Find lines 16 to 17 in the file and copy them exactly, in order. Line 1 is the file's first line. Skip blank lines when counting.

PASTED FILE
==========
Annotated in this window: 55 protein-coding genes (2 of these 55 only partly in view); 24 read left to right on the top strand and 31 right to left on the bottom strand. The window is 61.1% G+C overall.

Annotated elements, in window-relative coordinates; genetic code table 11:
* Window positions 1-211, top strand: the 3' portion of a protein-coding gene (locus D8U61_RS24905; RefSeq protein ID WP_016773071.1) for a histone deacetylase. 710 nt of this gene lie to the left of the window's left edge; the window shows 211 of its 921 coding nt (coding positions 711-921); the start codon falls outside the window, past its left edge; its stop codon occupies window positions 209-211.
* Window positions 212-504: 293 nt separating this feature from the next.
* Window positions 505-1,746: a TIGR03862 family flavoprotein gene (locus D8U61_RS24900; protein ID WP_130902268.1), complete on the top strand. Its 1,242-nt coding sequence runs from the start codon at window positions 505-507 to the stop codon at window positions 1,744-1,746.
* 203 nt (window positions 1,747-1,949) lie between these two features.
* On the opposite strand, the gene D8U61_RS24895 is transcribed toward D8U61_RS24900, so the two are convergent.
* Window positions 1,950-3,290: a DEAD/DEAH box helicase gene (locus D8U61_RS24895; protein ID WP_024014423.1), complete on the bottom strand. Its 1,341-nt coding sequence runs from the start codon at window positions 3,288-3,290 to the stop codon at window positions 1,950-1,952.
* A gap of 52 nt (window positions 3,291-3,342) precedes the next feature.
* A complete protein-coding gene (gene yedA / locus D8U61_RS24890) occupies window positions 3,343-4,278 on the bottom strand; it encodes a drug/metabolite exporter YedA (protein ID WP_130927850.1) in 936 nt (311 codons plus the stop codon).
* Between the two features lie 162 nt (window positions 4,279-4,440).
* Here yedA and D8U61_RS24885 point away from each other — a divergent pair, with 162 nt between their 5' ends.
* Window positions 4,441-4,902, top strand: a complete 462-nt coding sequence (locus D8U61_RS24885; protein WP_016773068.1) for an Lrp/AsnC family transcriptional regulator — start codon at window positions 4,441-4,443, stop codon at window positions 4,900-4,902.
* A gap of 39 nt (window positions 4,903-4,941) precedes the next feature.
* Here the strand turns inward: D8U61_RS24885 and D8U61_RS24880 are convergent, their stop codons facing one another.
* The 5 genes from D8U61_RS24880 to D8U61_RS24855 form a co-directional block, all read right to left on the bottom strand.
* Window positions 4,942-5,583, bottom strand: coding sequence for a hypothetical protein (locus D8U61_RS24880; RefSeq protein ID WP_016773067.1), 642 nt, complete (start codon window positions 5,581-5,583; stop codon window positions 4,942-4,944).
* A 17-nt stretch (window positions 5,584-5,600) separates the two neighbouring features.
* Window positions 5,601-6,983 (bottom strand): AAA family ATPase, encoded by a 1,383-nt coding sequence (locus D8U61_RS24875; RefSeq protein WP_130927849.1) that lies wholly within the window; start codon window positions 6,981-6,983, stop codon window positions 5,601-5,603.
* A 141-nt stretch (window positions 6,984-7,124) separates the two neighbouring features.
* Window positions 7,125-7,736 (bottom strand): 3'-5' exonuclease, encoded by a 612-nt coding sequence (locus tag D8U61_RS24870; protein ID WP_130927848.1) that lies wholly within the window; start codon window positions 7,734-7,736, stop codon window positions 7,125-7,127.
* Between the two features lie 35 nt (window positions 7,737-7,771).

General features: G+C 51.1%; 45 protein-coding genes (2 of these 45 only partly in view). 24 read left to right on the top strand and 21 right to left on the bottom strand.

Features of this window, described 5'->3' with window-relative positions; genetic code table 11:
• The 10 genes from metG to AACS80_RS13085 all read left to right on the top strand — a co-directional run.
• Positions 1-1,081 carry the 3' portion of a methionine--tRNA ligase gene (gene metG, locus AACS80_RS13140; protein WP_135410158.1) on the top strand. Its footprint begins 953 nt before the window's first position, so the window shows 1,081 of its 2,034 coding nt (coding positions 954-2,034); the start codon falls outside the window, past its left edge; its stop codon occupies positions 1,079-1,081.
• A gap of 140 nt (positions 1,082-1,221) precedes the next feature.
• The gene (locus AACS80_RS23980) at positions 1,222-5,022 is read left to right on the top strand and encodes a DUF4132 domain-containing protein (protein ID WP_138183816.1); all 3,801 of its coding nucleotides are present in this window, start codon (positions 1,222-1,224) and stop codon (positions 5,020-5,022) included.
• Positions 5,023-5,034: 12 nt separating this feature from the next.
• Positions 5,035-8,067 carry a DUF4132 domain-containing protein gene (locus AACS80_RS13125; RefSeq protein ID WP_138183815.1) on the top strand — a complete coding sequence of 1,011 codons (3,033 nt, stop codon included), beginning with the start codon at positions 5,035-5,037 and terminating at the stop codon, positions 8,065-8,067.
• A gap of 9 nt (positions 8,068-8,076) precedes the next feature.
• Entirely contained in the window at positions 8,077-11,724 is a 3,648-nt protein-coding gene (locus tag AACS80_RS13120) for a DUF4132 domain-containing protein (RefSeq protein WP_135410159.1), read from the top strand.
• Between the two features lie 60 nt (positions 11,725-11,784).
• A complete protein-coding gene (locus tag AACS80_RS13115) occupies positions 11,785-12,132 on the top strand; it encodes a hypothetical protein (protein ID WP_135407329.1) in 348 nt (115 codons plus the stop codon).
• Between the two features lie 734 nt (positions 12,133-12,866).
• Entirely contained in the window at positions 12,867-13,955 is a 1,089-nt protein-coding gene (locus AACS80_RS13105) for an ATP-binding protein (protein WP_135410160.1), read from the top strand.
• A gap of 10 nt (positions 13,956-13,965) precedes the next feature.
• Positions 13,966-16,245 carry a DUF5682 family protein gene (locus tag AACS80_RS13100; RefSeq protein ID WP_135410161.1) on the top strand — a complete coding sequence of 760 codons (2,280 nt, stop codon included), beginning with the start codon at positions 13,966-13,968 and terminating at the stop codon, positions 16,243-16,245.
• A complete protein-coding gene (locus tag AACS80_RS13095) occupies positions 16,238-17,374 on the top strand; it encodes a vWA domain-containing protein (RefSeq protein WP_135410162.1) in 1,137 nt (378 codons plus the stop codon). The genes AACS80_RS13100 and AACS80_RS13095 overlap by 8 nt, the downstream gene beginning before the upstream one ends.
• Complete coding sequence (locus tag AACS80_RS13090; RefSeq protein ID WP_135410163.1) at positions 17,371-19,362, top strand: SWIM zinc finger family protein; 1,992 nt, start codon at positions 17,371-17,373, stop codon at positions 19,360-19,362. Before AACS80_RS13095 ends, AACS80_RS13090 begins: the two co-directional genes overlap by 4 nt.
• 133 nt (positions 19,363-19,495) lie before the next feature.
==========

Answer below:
* The 5 genes from D8U61_RS24880 to D8U61_RS24855 form a co-directional block, all read right to left on the bottom strand.
* Window positions 4,942-5,583, bottom strand: coding sequence for a hypothetical protein (locus D8U61_RS24880; RefSeq protein ID WP_016773067.1), 642 nt, complete (start codon window positions 5,581-5,583; stop codon window positions 4,942-4,944).